This week on Glee: Alcoholism, coping with loss, and…body positivity?
I’ve kind of given up on discussing a lot of the problematic aspects of the show; you either think that, say, alcoholism is an acceptable subject for joking, or you don’t. You either find this kind of humour appealing, as many critics do, or you don’t. And I don’t really feel the need to pick through every single Glee episode pointing out all the problems. You either saw them or you didn’t. Ultimately, it’s a matter of taste.
And you either think that people internalise harmful things from Glee, or you don’t. I do think it’s worth exploring why some viewers are so resistant to criticisms of Glee. I, for example, really don’t give a fig if people like or don’t like the show. I have no interest vested either way and, as I’ve said repeatedly, I don’t think that people who like the show are terrible people who are clearly not sensitive at all to social justice issues. Or even that their reading of the show is invalidated by my own. But I do think it’s interesting that so many people who love the show seem to have such an intense need to prove people like me wrong. We’re ‘wrong’ because we don’t like the show. Our relation of the show to our lived experiences is ‘wrong’ because it doesn’t match their own lived experiences. It’s not enough to recognise that, hey, Glee is not for everyone.
No. The critique needs to be invalidated. I cannot believe the amount of pushback I have gotten which basically amounts to ‘you’re wrong for not liking the show.’ I think that, if you’re one of those people who insists that people who dislike Glee (for whatever reason they dislike it) are wrong, you need to do some self examination. (And not in my comments section, please.)
So. This week we have Kurt and his unrequited love for Finn, Kurt trying to fix up his dad and Finn’s mom to further that, Finn finding a father figure, and Kurt being filled with bitterness. I can’t say I was a huge fan of this subplot. Finn, as usual, came off like a self absorbed butthat, and Kurt quite frankly came across as deeply creepy. ‘We’ll share a room,’ he says, leering. Uh, I don’t know about you, but when people are obviously not into me and especially when their attraction orientation makes them specifically not attracted to people like me, I really don’t see the need to force the point. You’re either into me…or you’re not.
And, you know, way to make Finn’s mom seem, basically, like an object. She’s a thing that inhabits the house and has no feelings or sexual desires, existing solely to keep her son happy. At least Kurt’s dad is allowed to be a person who, you know, runs a business and does things.
On to the body positivity, which I’ve seen a lot of people mentioning.
In a show which relies on hipster -isms as much as Glee does, moments like the scene between Mercedes and Quinn just end up feeling really clumsy, fake, and forced. Which is a pity, because I really wanted to like that scene. Quinn talks about perceiving Mercedes as someone who ‘always seems really at home’ in her body, which I think is true. Her character does seem really at home in her body, filled with confidence, and happy to be who she is. This episode gave us a little glimpse into how fragile that can be, and the price that people have to pay for that confidence. On a show that’s not Glee I think that scene would have really resonated, but the show feels so one note most of the time that this was just jarring.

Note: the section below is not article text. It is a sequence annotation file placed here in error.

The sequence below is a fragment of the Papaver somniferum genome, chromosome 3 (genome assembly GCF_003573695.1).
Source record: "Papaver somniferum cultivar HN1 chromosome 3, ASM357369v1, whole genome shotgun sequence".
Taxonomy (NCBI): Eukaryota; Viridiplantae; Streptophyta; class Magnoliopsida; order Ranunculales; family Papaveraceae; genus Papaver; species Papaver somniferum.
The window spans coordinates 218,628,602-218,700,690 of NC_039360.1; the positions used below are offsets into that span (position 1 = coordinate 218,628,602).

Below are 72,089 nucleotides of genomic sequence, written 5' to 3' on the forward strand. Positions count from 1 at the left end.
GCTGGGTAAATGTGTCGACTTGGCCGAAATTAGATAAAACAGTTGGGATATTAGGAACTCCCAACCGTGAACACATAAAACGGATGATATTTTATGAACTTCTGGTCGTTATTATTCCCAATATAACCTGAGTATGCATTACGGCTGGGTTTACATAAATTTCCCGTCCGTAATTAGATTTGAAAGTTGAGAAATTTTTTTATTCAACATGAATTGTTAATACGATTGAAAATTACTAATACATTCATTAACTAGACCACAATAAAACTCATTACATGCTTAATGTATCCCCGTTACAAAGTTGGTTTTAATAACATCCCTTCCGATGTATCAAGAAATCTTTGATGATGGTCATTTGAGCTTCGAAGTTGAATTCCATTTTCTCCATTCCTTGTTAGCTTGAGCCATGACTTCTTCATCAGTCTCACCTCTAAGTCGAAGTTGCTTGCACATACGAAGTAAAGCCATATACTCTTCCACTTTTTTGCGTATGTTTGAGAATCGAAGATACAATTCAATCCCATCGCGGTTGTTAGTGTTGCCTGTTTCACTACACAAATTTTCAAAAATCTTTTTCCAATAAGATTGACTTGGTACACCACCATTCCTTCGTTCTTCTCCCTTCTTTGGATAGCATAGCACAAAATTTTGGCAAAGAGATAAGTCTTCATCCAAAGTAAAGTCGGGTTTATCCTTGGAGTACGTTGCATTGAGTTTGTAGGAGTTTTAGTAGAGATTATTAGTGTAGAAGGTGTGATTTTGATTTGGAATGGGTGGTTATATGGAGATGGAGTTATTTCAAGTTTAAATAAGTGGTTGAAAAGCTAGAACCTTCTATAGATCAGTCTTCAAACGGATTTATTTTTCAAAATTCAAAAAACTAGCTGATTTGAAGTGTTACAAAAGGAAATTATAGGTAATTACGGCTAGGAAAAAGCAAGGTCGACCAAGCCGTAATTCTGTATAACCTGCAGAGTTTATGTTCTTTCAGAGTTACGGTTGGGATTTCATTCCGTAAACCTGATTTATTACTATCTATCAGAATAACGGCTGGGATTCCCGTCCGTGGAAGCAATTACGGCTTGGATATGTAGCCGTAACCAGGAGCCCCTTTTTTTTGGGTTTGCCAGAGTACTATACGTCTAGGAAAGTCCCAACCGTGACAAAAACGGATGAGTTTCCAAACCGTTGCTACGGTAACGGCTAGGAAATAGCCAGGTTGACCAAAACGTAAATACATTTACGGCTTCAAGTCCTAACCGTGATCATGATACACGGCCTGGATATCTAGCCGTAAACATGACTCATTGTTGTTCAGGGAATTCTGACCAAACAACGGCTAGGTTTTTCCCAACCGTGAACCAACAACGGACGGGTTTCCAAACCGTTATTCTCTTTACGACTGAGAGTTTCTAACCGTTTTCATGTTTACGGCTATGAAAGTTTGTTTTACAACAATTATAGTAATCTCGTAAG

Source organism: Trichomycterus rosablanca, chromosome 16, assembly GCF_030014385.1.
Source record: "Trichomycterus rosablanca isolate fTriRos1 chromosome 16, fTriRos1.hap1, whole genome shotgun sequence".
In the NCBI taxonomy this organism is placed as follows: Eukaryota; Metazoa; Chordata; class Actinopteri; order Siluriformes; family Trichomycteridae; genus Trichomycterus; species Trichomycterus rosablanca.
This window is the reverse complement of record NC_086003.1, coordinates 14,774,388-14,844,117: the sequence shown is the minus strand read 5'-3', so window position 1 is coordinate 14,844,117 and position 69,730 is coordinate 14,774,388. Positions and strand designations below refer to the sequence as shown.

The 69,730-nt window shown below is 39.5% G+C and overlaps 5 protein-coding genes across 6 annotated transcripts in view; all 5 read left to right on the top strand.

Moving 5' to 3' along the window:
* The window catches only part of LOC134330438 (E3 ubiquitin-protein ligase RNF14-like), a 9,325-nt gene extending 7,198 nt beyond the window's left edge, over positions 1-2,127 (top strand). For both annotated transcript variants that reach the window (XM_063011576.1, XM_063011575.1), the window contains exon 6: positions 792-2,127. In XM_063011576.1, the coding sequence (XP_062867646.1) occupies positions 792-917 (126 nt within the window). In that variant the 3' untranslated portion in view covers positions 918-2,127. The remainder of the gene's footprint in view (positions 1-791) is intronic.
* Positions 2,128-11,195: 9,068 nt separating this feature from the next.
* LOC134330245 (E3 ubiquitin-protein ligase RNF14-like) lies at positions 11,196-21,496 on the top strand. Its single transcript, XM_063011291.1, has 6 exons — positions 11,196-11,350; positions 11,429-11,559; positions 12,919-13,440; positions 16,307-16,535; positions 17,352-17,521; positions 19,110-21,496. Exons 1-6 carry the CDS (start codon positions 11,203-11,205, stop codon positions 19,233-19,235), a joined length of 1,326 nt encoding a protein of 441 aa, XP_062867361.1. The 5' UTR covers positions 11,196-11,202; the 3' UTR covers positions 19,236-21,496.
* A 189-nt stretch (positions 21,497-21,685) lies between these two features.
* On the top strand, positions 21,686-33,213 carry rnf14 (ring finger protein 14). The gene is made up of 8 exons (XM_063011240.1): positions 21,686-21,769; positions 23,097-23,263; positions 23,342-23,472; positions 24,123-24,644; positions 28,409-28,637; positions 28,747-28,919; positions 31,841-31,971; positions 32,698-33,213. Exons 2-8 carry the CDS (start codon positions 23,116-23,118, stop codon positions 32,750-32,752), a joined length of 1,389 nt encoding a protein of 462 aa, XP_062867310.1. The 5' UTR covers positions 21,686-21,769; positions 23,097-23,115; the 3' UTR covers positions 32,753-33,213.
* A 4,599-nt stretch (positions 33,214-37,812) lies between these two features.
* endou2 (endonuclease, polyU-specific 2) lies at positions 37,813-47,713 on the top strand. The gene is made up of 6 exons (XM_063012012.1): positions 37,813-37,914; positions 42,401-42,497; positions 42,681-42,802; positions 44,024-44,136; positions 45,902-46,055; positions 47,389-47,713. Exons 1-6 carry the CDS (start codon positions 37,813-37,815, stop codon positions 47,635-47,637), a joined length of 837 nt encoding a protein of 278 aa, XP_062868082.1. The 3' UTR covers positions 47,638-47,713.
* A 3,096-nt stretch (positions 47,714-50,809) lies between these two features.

In the context of this show, it just felt so…saccharine. Cloying. Painfully earnest. Glee is a show that is based on a brand of humour which revolves around belittling people, making fun of them, and using people in marginalised bodies as objects and plot devices. We’re supposed to laugh at it because we’re supposed to view these acts as ludicrous, but how are we supposed to respond to Mercedes singing ‘I Am Beautiful’ from within the context of a show which repeatedly tells us just the opposite? That she’s a figure of mockery because of her colour and size, that she belongs on the margins because of who she is? I know that some viewers read the show’s brand of humour as breaking down these beliefs, but I don’t read it that way and I haven’t encountered a lot of people outside social justice communities who read it that way.
The solo ends with all the odd ones out in the middle of the floor with Mercedes, which to me seems to underscore that they are the other. I would have been more impressed with the ‘inclusive’ nature of a solo which ended with the entire school there in solidarity, rather than the ‘weird’ people on display for everyone to goggle at. And the reporter’s praise at the end read like Glee patting itself on the back. ‘You’ve got every shape and size!’
Oh, Glee, could you be any more smug and self-congratulatory? Oh, yes, I suppose you can and will be, in the very next Very Special Disability Episode. Which is ‘Dream On,’ coming up in three weeks, and, yes, it will be directed by Joss Whedon.
Mr. Schuester’s former high school nemesis (guest star Neil Patrick Harris) causes trouble for the glee club. Rachel struggles with a life-long personal issue, and Artie struggles with his desire to walk, imagining himself dancing with the rest of the Glee club. Artie’s dreams take him on an adventure.
I used to have nightmares about Joss Whedon directing a Very Special Disability Episode of Glee, and now they are coming true. Normally Whedon’s dream-state episodes are my all time faves (thinking of ‘Restless’ and ‘The Attic,’ although ‘The Attic’ was actually directed by Jed and Maurissa, Joss clearly had a hand in it), but I suspect that this one may actually cause me physical pain.
Remind me not to talk about any of my other nightmares publicly because I’m pretty sure that the world is not yet ready to handle the one with the…thing. *shudders*